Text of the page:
Dissertation, University of Groningen (2018)

Abstract
In this thesis I investigate the theoretical possibility of a universal method of prediction. A prediction method is universal if it is always able to learn from data: if it is always able to extrapolate given data about past observations to maximally successful predictions about future observations. The context of this investigation is the broader philosophical question into the possibility of a formal specification of inductive or scientific reasoning, a question that also relates to modern-day speculation about a fully automatized data-driven science. I investigate, in particular, a proposed definition of a universal prediction method that goes back to Solomonoff and Levin. This definition marks the birth of the theory of Kolmogorov complexity, and has a direct line to the information-theoretic approach in modern machine learning. Solomonoff's work was inspired by Carnap's program of inductive logic, and the more precise definition due to Levin can be seen as an explicit attempt to escape the diagonal argument that Putnam famously launched against the feasibility of Carnap's program. The Solomonoff-Levin definition essentially aims at a mixture of all possible prediction algorithms. An alternative interpretation is that the definition formalizes the idea that learning from data is equivalent to compressing data. In this guise, the definition is often presented as an implementation and even as a justification of Occam's razor, the principle that we should look for simple explanations. The conclusions of my investigation are negative. I show that the Solomonoff-Levin definition fails to unite two necessary conditions to count as a universal prediction method, as turns out be entailed by Putnam's original argument after all; and I argue that this indeed shows that no definition can. Moreover, I show that the suggested justification of Occam's razor does not work, and I argue that the relevant notion of simplicity as compressibility is already problematic itself.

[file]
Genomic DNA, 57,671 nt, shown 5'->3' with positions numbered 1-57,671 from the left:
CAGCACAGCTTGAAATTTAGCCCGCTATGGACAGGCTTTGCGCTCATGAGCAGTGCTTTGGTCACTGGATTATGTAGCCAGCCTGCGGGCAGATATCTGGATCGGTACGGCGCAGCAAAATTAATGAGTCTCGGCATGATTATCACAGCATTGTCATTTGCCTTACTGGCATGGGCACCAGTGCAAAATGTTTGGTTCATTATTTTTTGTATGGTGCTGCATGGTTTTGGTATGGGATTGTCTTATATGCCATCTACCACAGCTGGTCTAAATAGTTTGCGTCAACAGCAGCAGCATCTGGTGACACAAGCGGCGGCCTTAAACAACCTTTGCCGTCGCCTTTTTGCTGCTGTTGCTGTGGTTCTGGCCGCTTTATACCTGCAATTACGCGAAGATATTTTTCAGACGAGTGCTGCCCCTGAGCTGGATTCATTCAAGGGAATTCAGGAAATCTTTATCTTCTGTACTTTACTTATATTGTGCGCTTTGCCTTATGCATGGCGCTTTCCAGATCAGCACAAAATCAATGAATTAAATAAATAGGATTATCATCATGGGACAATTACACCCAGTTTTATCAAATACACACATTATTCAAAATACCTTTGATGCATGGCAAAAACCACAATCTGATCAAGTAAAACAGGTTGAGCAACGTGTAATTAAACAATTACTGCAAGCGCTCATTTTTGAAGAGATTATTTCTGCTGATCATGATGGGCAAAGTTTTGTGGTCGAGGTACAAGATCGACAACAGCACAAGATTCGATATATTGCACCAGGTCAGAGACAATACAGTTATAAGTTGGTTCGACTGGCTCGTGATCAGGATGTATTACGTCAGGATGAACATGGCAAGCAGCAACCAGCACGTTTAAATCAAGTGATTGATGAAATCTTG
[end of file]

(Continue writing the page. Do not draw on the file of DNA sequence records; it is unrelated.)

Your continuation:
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On Computable Numbers, with an Application to the N Tscheidungsproblem.Alan Turing - 1936 - Proceedings of the London Mathematical Society 42 (1):230-265.
Computability and Recursion.Robert I. Soare - 1996 - Bulletin of Symbolic Logic 2 (3):284-321.

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